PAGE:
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By Todd C. Penner / T&T Clark / 2004
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Almost all scholars look to Acts 6:1–8:3 as providing the bedrock of early Christian tradition. The incident between the Hebrews and the Hellenists are understood to reflect real historical and theological problems in the early Jerusalem community, demonstrating the Hellenist role as a historical bridge between Jesus and Paul.
Penner’s study challenges the fundamental assumptions of this approach. He emphasizes the rhetorical and moral dimensions of ancient historiographical theory, especially the centrality of narrative and plot, the use of vivid description, the application of comparison using various type-scenes, and the role of speeches in terms of characterization and the presentation of narrative style.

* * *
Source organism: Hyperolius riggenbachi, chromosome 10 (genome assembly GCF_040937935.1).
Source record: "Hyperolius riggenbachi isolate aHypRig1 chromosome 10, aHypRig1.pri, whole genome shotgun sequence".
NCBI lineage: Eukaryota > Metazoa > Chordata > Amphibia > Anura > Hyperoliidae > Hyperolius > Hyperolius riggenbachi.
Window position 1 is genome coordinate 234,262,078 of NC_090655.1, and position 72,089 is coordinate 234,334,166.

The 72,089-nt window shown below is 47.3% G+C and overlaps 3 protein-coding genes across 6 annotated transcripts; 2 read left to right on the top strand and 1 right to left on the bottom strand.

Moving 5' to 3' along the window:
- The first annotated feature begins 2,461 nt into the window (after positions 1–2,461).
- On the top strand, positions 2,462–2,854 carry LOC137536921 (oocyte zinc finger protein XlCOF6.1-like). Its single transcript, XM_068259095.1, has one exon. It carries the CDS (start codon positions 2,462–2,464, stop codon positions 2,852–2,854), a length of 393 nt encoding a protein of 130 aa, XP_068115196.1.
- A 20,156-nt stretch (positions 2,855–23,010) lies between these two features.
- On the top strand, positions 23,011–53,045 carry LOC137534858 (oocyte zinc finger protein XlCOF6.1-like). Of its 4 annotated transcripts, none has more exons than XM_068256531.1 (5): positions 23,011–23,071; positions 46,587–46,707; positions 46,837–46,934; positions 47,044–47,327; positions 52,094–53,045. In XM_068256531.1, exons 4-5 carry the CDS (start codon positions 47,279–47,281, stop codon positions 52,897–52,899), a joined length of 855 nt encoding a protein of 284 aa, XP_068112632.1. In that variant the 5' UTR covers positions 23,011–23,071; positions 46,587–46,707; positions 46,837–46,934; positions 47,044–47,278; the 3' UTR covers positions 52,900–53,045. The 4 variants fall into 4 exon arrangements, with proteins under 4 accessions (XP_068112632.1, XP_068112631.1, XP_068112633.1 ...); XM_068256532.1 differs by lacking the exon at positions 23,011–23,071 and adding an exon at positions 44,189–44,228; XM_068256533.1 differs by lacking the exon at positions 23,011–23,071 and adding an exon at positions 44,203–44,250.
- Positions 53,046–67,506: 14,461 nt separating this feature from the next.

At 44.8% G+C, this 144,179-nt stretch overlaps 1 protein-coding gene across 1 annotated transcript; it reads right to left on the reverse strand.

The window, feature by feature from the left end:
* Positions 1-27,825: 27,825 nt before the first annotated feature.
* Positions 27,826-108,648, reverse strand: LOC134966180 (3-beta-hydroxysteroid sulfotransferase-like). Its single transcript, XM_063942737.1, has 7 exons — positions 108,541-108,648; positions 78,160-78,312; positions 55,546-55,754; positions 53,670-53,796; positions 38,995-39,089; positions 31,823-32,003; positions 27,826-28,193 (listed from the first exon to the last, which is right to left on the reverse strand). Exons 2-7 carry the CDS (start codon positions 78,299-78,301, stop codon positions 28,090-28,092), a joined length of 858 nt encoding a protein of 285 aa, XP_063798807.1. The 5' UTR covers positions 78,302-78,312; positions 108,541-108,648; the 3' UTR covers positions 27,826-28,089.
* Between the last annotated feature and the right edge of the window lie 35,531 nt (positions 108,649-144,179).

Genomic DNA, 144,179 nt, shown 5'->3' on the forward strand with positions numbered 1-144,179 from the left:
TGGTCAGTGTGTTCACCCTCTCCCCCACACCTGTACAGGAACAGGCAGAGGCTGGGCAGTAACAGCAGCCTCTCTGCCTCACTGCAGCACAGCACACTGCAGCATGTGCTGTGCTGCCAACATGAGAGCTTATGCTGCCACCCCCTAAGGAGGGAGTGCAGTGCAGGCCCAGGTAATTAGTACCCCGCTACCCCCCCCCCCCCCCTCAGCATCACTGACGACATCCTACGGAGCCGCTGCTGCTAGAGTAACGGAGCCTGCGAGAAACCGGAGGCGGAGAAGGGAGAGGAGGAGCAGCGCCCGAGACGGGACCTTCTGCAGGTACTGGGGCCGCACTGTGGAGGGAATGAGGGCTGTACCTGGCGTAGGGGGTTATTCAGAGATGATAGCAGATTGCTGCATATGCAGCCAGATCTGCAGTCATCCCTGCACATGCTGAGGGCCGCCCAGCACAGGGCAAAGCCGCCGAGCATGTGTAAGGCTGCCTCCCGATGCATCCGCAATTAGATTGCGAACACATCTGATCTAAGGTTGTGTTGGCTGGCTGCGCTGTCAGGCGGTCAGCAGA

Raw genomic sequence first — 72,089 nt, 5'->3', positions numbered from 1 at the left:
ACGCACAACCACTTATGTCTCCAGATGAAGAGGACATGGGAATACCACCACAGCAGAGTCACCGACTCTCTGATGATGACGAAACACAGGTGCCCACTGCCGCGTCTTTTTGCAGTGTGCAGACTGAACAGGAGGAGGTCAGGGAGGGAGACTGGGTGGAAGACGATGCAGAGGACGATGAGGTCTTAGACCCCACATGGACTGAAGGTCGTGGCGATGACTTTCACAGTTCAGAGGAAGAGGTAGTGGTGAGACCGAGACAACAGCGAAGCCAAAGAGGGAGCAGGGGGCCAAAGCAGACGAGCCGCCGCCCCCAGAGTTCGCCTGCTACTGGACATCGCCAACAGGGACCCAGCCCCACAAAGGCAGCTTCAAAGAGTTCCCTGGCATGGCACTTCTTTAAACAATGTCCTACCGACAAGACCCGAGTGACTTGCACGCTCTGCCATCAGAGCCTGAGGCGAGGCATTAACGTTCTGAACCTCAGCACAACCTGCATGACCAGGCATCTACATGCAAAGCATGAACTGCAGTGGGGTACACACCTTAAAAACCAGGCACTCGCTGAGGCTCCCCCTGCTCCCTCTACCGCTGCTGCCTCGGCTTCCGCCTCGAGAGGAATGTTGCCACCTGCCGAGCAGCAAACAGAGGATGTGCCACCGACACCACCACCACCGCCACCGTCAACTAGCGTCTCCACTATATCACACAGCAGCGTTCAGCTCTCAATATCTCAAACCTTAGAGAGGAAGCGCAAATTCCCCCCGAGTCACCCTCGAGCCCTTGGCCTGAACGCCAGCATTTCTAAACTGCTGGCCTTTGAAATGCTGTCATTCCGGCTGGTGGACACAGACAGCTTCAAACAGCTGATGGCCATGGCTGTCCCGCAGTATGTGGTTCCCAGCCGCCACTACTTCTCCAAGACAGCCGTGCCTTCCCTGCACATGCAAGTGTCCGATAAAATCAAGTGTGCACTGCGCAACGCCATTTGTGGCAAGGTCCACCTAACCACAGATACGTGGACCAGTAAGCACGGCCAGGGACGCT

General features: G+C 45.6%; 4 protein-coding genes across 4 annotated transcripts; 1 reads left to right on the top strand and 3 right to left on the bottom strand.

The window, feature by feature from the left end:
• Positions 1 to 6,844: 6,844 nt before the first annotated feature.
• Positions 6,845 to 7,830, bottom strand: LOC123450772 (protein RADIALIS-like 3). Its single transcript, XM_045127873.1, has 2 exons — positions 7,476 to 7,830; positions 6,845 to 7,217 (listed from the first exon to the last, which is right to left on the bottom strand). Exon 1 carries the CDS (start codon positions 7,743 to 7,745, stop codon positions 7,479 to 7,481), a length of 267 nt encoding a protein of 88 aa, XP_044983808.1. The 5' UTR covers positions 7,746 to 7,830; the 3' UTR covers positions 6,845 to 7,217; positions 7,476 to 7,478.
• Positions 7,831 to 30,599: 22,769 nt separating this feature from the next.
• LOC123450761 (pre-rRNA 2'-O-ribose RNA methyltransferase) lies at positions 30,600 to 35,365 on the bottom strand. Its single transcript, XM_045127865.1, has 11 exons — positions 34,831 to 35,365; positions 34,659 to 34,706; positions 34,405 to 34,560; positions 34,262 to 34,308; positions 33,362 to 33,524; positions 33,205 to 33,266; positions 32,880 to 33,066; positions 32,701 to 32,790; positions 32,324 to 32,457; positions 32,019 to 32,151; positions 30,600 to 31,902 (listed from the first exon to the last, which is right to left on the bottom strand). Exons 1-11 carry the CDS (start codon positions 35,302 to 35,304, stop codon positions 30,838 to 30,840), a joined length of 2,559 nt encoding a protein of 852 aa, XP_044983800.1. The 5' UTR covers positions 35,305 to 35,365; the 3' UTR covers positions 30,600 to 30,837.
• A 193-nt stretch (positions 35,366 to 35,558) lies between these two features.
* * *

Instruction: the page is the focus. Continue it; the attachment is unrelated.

This resource is also available as part of the Church Origins Collection (10 vols).
Steeped in the writings of ancient Greek, Roman, Hellenistic, and Jewish historians, Penner employs his impressive skills of interpretation to produce a ground-breaking study of Stephen and the Hellenists in Acts. He shows that Luke, like other ancient historians, was less interested in historicity than in writing a persuasive narrative. Penner’s study will almost certainly encourage his peers to consider new approaches to the study of the Acts of the Apostles.
—Joseph B. Tyson, Southern Methodist University
Todd Penner is the Assistant Professor of Religion at Austin College and the co-editor with Caroline Vander Stichele of Contextualizing Acts: Lukan Narrative and Greco-Roman Discourse.